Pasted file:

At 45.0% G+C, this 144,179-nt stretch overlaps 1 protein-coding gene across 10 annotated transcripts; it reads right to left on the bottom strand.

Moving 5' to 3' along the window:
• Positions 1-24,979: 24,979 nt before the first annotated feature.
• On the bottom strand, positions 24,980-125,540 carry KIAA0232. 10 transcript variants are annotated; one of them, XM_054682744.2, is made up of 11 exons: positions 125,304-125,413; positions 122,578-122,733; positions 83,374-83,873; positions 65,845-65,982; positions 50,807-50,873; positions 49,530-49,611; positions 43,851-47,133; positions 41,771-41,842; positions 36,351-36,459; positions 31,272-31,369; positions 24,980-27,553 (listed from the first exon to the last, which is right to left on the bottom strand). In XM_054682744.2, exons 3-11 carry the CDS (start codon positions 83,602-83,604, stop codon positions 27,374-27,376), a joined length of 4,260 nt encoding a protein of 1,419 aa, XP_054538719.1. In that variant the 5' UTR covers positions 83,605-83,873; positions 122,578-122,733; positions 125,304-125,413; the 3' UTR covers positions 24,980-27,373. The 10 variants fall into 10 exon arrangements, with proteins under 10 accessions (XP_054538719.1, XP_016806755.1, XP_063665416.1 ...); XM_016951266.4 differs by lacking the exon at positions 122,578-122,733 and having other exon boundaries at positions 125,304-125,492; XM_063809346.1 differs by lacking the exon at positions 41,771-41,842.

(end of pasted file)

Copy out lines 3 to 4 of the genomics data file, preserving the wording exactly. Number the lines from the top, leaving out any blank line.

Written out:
• Positions 1-24,979: 24,979 nt before the first annotated feature.
• On the bottom strand, positions 24,980-125,540 carry KIAA0232. 10 transcript variants are annotated; one of them, XM_054682744.2, is made up of 11 exons: positions 125,304-125,413; positions 122,578-122,733; positions 83,374-83,873; positions 65,845-65,982; positions 50,807-50,873; positions 49,530-49,611; positions 43,851-47,133; positions 41,771-41,842; positions 36,351-36,459; positions 31,272-31,369; positions 24,980-27,553 (listed from the first exon to the last, which is right to left on the bottom strand). In XM_054682744.2, exons 3-11 carry the CDS (start codon positions 83,602-83,604, stop codon positions 27,374-27,376), a joined length of 4,260 nt encoding a protein of 1,419 aa, XP_054538719.1. In that variant the 5' UTR covers positions 83,605-83,873; positions 122,578-122,733; positions 125,304-125,413; the 3' UTR covers positions 24,980-27,373. The 10 variants fall into 10 exon arrangements, with proteins under 10 accessions (XP_054538719.1, XP_016806755.1, XP_063665416.1 ...); XM_016951266.4 differs by lacking the exon at positions 122,578-122,733 and having other exon boundaries at positions 125,304-125,492; XM_063809346.1 differs by lacking the exon at positions 41,771-41,842.